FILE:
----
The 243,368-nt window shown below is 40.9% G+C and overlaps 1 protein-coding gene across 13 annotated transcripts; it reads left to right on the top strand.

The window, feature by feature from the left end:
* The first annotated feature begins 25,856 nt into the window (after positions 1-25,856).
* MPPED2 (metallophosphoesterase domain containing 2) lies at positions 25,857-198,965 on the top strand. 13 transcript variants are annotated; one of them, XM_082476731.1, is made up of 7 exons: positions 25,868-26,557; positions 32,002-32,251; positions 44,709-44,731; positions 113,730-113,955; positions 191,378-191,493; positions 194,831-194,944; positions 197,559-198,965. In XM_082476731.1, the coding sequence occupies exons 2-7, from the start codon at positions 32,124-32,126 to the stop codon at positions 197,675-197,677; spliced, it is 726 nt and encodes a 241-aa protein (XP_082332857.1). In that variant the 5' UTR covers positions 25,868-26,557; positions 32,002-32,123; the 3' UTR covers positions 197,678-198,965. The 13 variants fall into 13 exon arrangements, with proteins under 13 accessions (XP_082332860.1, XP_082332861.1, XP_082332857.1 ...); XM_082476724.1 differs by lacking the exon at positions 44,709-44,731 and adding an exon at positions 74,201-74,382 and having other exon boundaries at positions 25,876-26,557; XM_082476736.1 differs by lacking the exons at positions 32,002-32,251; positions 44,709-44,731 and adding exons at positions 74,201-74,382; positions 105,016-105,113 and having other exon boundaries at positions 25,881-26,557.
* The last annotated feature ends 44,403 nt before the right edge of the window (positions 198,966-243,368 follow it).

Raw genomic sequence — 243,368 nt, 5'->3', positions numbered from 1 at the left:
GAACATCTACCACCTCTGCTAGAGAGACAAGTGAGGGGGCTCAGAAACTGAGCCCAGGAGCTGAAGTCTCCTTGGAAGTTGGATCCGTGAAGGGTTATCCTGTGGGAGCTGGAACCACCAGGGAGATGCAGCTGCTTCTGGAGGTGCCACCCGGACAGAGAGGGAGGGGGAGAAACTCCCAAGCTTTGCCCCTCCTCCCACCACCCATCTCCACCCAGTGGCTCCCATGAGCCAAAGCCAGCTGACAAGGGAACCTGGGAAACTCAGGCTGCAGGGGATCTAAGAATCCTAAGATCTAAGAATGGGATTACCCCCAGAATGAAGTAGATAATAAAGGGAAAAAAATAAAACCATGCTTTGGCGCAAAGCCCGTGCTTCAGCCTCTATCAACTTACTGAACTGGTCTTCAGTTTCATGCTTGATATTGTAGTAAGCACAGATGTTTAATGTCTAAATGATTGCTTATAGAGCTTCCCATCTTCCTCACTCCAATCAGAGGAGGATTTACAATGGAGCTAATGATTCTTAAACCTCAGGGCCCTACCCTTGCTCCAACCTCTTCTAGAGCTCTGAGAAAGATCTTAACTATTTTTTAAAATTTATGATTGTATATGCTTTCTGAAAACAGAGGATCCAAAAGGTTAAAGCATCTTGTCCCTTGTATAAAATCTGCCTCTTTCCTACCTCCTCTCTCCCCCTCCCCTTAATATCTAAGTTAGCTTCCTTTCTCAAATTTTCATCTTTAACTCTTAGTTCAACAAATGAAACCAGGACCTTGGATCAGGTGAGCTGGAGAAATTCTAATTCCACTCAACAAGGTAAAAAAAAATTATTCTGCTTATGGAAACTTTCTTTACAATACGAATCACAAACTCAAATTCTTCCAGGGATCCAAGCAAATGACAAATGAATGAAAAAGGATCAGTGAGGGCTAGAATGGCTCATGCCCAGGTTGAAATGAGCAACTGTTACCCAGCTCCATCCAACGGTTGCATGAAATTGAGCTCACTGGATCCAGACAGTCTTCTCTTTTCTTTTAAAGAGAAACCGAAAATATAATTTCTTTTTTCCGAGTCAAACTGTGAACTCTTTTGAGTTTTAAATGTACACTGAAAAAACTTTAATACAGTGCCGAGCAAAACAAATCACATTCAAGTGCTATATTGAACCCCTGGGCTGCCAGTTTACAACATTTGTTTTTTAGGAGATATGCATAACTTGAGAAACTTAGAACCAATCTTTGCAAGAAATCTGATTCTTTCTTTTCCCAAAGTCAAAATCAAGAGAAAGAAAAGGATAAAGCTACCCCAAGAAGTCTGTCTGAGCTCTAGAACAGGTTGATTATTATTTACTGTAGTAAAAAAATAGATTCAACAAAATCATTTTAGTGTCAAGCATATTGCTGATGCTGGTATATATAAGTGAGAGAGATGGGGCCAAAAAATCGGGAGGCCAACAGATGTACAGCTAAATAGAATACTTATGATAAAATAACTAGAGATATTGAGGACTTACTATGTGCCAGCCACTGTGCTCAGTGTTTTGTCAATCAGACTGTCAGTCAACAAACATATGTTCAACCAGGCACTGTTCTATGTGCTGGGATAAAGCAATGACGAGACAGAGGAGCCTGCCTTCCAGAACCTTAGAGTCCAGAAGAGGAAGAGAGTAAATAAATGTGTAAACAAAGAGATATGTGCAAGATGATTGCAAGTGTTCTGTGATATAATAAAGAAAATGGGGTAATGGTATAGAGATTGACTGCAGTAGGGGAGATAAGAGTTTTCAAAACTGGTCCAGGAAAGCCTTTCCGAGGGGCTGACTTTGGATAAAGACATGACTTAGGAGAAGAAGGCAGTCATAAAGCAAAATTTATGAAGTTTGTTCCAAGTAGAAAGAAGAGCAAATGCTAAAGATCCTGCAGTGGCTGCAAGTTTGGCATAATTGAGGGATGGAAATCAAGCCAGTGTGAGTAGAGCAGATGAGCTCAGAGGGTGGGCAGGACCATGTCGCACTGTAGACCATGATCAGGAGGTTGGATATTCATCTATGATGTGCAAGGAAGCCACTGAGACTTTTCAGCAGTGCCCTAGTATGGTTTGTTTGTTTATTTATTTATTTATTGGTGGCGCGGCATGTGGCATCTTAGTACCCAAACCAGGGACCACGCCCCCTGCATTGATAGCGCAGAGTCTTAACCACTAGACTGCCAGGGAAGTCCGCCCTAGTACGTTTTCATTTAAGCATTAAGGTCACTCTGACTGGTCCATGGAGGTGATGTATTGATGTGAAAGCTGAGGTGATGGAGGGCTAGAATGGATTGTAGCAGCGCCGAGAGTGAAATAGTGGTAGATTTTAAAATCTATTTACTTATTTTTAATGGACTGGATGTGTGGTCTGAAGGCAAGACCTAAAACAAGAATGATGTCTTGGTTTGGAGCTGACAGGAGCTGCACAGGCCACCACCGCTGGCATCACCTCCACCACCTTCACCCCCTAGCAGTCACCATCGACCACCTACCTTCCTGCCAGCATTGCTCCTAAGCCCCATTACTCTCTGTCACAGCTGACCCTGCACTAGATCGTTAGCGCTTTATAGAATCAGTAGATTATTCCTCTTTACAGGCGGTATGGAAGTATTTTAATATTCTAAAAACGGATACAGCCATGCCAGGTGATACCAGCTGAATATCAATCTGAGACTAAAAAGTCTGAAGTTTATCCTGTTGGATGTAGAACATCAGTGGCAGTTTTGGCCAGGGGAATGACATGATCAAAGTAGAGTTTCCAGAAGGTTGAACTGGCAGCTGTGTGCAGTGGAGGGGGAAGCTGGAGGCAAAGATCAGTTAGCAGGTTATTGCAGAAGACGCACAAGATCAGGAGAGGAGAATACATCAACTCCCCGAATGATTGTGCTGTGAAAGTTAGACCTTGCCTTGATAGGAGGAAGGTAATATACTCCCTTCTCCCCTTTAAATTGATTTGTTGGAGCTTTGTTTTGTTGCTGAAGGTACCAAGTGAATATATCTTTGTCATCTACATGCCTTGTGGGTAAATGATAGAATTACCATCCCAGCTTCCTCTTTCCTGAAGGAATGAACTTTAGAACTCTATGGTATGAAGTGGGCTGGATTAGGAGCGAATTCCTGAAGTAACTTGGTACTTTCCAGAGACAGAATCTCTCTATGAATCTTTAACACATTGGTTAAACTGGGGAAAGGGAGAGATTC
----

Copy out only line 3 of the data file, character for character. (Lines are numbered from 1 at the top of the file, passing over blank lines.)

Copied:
* The first annotated feature begins 25,856 nt into the window (after positions 1-25,856).